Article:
discussion question 4 6

Respond to following question

In this unit, we read about the use of automated license plate recognition technology. Can you think of any legal concerns with implementing this technology system?

Respond to 2 classmate

Kesha’s Unit IV Discussion Board Question

Technological advancement has enhanced the development of appropriate law enforcement systems in the modern society. The use of technology to address policing activities helps in determination of a better society and a governable community. Reduction of crime is a top priority of the law enforcement organizations in the United States and the application of different initiatives to handle the criminal activities in the society have been a normalcy in the US. Nonetheless, technology has aided in the provision of new mechanisms to handle crime and ensure prevalence of peace in the community. However, the identification of the number plates and the exact location of vehicles at times of crime has been a great issue for the US law enforcement agencies. The application of integral measures to curb the use of vehicles that are used in criminal activities has forced law enforcement to come up with beneficial models to handle this issue. The introduction of the Automatic License Plate Recognition system is an efficient technology that seeks to enhance policing in the modern society and help in instituting better schematics in governance of the community such as enhance their enforcement and investigative capabilities, expand their collection of relevant data, and expedite the tedious and time consuming process of manually comparing vehicle license plates with lists of stolen, wanted, and other vehicles of interest.

One major legal issue that could be argued regarding ALPR systems is the infringement of privacy. Most of the general public has a reasonable belief that their license plates should be private. Because ALPR’s collect data from all license plates, even individuals who are not criminals are being tracked. Furthermore, the actual plate number may not be private, but some of the images that the software captures regarding an individual may be. Automatic license plate readers can radically transform the consequences of leaving home to pursue private life and opening up many opportunities for abuse. The tracking of people’s location constitutes a significant invasion of privacy, which can reveal many things about their lives and this collection of data can be shared with virtually anyone.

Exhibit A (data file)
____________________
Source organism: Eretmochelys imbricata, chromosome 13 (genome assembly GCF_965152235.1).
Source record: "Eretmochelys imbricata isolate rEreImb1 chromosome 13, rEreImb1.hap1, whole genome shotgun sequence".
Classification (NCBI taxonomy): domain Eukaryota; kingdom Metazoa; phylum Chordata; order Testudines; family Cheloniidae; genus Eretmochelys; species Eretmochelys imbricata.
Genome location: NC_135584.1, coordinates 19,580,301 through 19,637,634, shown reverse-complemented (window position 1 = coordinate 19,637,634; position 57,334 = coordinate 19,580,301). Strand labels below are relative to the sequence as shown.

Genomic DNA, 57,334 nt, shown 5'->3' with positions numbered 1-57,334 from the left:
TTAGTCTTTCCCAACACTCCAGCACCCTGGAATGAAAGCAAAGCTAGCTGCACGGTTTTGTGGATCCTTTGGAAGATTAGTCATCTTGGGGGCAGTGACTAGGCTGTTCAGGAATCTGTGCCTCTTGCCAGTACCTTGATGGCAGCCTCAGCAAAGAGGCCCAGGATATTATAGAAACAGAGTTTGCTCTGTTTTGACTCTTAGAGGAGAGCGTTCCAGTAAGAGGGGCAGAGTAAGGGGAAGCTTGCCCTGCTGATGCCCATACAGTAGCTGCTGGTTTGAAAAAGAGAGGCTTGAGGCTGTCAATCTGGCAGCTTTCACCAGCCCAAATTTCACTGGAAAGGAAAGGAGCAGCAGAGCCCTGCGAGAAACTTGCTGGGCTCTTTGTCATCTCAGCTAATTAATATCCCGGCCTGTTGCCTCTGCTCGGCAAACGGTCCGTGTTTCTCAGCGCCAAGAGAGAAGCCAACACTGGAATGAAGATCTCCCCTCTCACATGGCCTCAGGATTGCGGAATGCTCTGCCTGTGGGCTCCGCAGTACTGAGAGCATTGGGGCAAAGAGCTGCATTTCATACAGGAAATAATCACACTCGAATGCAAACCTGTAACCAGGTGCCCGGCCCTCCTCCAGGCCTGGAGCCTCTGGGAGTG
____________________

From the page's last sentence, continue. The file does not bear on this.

Another concern would be data security. Sharing such sensitive information across state lines makes it harder to conduct appropriate oversight because the data and privacy laws in one place may differ from another. It also makes that information more susceptible to breaches. If hackers get a hold on what is essentially a geotagged map of your movements, they could sell that stalkers, robbers, or other individuals who wish you harm.

Automated License Plate Readers: State Statutes. (n.d.). Retrieved from https://www.ncsl.org/research/telecommunications-a…

Winston, & Strawn. (2018, June 15). Growing Privacy Regulation of Automatic License Plate Readers – Lexology. Retrieved from https://www.lexology.com/library/detail.aspx?g=4c2…

Katheleen

If I was a parent with an abducted child or family member or my car was stolen, I might appreciate the ALPR technology. However, contrary to my response last week about laws limiting police in their jobs, I have to say I am not a fan of automated license plate readers. I have been caught myself! It is a significant tool, no doubt. However, there are too many privacy issues that need to be protected against its use.

First, two companies who sell the technology, Vigilant Solutions, and ELSAG are not restricted from selling their information to commercial vendors. Vigilant boasts that they can collect over 120 plates a month. They are an international company. They claim their software algorithms and database can show past patterns of the drivers of these vehicles as well as predict the future patterns of these drivers. Their database is estimated to be 2.2 billion. They are being paid with American tax dollars.

The ACLU and organizations such as EFF (Electronic Freedom Foundation) are only two watchdog agencies who are concerned about how ALPR technology is a violation of not only the First Amendment but the Fourth Amendment. There are legal court cases that are having an impact on the use of ALPR. (ACLU vs Los Angeles Superior Court, Neal vs Fairfax City Police Dept, Lynem v. the Commonwealth of Kentucky). An additional issue is the time frame of data storage. There is currently no set of data retention limits. Five years is currently the common norm.

Too much information about individual citizens can lead to an abuse of power. The current technology can track people to their place of worship (Christians, Muslims, etc.), political rallies/protests, gun and sex shops). “A former female police officer in Minnesota discovered that her driver’s license record was accessed 425 times by 18 different agencies across the state.” (Electronic Frontiers Foundation, 2017)

References:

ACLU https://www.aclu.org/legal-document/people-v-gonzales-amicus-brief

Electronic Freedom Foundation. https://www.eff.org/pages/automated-license-plate-readers-alpr

National Criminal Justice Reference Service: NCJRS. (n.d.). Retrieved from https://www.ncjrs.gov/pdffiles1/nil/grants/239604….